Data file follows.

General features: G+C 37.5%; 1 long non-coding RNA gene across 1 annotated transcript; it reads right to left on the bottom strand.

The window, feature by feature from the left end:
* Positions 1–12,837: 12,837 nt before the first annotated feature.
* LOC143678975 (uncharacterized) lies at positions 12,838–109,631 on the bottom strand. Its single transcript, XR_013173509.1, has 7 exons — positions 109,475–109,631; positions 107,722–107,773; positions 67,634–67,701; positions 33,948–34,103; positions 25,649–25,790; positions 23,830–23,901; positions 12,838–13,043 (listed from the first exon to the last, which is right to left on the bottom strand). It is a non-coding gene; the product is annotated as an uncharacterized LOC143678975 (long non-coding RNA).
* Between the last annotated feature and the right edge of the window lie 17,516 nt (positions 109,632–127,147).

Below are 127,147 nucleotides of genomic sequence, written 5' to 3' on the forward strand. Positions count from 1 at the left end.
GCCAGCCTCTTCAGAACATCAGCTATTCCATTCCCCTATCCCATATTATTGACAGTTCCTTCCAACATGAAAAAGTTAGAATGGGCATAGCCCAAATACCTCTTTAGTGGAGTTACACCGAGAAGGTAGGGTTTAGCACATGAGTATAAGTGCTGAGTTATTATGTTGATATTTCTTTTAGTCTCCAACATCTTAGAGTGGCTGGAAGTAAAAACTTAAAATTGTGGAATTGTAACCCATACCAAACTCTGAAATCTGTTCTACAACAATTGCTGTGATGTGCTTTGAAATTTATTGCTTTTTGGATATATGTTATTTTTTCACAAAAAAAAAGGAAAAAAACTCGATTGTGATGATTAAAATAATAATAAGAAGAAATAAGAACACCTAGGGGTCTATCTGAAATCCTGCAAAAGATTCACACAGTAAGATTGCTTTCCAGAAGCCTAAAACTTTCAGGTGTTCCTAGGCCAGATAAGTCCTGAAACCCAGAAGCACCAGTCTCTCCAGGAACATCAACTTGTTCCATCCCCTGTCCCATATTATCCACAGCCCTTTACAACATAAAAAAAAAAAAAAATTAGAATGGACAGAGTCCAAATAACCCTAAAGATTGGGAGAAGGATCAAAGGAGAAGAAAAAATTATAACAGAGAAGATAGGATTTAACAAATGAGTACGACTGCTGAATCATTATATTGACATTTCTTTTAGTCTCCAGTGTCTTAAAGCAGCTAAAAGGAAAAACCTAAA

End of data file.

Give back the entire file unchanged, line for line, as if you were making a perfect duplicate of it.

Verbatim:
General features: G+C 37.5%; 1 long non-coding RNA gene across 1 annotated transcript; it reads right to left on the bottom strand.

The window, feature by feature from the left end:
* Positions 1–12,837: 12,837 nt before the first annotated feature.
* LOC143678975 (uncharacterized) lies at positions 12,838–109,631 on the bottom strand. Its single transcript, XR_013173509.1, has 7 exons — positions 109,475–109,631; positions 107,722–107,773; positions 67,634–67,701; positions 33,948–34,103; positions 25,649–25,790; positions 23,830–23,901; positions 12,838–13,043 (listed from the first exon to the last, which is right to left on the bottom strand). It is a non-coding gene; the product is annotated as an uncharacterized LOC143678975 (long non-coding RNA).
* Between the last annotated feature and the right edge of the window lie 17,516 nt (positions 109,632–127,147).

Below are 127,147 nucleotides of genomic sequence, written 5' to 3' on the forward strand. Positions count from 1 at the left end.
GCCAGCCTCTTCAGAACATCAGCTATTCCATTCCCCTATCCCATATTATTGACAGTTCCTTCCAACATGAAAAAGTTAGAATGGGCATAGCCCAAATACCTCTTTAGTGGAGTTACACCGAGAAGGTAGGGTTTAGCACATGAGTATAAGTGCTGAGTTATTATGTTGATATTTCTTTTAGTCTCCAACATCTTAGAGTGGCTGGAAGTAAAAACTTAAAATTGTGGAATTGTAACCCATACCAAACTCTGAAATCTGTTCTACAACAATTGCTGTGATGTGCTTTGAAATTTATTGCTTTTTGGATATATGTTATTTTTTCACAAAAAAAAAGGAAAAAAACTCGATTGTGATGATTAAAATAATAATAAGAAGAAATAAGAACACCTAGGGGTCTATCTGAAATCCTGCAAAAGATTCACACAGTAAGATTGCTTTCCAGAAGCCTAAAACTTTCAGGTGTTCCTAGGCCAGATAAGTCCTGAAACCCAGAAGCACCAGTCTCTCCAGGAACATCAACTTGTTCCATCCCCTGTCCCATATTATCCACAGCCCTTTACAACATAAAAAAAAAAAAAAATTAGAATGGACAGAGTCCAAATAACCCTAAAGATTGGGAGAAGGATCAAAGGAGAAGAAAAAATTATAACAGAGAAGATAGGATTTAACAAATGAGTACGACTGCTGAATCATTATATTGACATTTCTTTTAGTCTCCAGTGTCTTAAAGCAGCTAAAAGGAAAAACCTAAA